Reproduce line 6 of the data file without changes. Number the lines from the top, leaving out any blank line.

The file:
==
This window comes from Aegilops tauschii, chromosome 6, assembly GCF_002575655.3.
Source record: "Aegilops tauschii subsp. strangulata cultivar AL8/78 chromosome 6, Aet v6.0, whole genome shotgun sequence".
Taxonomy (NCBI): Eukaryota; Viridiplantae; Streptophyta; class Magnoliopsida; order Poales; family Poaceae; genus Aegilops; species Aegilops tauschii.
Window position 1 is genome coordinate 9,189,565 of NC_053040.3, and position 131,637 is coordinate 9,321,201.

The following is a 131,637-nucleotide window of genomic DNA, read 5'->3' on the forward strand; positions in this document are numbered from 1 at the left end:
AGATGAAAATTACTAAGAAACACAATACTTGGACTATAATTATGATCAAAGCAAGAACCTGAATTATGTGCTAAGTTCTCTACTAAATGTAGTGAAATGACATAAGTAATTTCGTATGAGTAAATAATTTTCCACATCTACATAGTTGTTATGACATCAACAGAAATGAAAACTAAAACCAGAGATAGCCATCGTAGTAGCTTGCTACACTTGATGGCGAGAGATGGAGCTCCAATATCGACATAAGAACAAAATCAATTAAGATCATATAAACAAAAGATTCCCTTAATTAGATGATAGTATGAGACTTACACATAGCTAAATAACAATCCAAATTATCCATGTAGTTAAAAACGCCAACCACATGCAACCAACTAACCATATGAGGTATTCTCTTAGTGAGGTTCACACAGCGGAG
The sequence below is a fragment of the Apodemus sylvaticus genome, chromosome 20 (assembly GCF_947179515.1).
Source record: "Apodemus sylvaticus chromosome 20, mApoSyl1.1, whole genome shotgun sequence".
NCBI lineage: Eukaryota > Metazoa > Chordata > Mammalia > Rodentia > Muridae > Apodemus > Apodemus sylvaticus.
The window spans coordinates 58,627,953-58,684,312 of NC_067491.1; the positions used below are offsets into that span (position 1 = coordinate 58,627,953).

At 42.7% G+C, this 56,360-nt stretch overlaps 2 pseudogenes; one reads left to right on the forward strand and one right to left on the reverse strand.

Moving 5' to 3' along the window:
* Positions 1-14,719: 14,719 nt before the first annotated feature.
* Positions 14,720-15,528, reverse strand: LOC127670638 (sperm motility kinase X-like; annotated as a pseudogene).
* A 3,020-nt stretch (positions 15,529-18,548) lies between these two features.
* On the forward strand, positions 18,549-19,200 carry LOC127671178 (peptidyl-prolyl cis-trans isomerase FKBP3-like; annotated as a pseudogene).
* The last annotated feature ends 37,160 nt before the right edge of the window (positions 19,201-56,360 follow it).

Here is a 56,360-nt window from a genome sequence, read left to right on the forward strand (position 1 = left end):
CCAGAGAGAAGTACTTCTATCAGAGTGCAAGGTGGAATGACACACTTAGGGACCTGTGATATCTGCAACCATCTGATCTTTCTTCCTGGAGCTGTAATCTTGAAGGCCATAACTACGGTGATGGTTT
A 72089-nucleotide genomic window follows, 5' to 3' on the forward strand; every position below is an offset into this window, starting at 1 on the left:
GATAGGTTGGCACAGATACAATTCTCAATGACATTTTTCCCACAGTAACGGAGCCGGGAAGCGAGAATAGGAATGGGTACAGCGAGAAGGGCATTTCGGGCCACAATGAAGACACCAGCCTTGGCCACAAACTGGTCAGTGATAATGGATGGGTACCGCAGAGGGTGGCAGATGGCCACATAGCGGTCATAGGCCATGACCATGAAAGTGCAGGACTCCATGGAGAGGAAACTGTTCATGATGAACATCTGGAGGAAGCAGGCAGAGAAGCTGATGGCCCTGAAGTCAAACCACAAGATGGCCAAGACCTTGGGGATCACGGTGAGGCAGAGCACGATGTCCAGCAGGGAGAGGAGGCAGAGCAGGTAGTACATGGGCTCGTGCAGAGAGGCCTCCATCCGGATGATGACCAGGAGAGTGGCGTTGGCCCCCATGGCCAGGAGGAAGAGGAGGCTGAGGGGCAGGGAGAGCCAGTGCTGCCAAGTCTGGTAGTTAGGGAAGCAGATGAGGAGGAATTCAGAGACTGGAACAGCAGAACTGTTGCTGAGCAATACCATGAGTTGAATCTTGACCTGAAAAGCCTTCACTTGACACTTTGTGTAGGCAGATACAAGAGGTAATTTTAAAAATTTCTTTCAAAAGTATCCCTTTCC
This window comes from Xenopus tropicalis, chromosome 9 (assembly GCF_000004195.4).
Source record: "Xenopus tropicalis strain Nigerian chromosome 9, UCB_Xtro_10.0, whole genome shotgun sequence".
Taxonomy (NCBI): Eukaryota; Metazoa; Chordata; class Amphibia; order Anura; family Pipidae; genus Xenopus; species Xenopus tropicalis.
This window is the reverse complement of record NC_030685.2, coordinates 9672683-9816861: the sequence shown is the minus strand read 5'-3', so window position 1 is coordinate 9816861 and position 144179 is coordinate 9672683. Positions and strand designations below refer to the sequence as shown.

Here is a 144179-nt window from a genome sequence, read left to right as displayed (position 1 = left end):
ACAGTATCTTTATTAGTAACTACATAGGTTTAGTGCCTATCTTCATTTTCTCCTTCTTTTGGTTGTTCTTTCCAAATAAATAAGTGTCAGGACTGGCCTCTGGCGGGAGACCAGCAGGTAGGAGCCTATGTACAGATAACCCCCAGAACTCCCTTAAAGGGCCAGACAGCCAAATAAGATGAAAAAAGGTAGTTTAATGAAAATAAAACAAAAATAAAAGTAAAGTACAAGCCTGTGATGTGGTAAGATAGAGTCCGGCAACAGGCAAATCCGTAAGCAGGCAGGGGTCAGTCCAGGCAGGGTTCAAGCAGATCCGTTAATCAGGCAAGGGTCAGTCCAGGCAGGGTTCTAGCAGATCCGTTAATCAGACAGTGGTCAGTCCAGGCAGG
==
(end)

AGATGAAAATTACTAAGAAACACAATACTTGGACTATAATTATGATCAAAGCAAGAACCTGAATTATGTGCTAAGTTCTCTACTAAATGTAGTGAAATGACATAAGTAATTTCGTATGAGTAAATAATTTTCCACATCTACATAGTTGTTATGACATCAACAGAAATGAAAACTAAAACCAGAGATAGCCATCGTAGTAGCTTGCTACACTTGATGGCGAGAGATGGAGCTCCAATATCGACATAAGAACAAAATCAATTAAGATCATATAAACAAAAGATTCCCTTAATTAGATGATAGTATGAGACTTACACATAGCTAAATAACAATCCAAATTATCCATGTAGTTAAAAACGCCAACCACATGCAACCAACTAACCATATGAGGTATTCTCTTAGTGAGGTTCACACAGCGGAG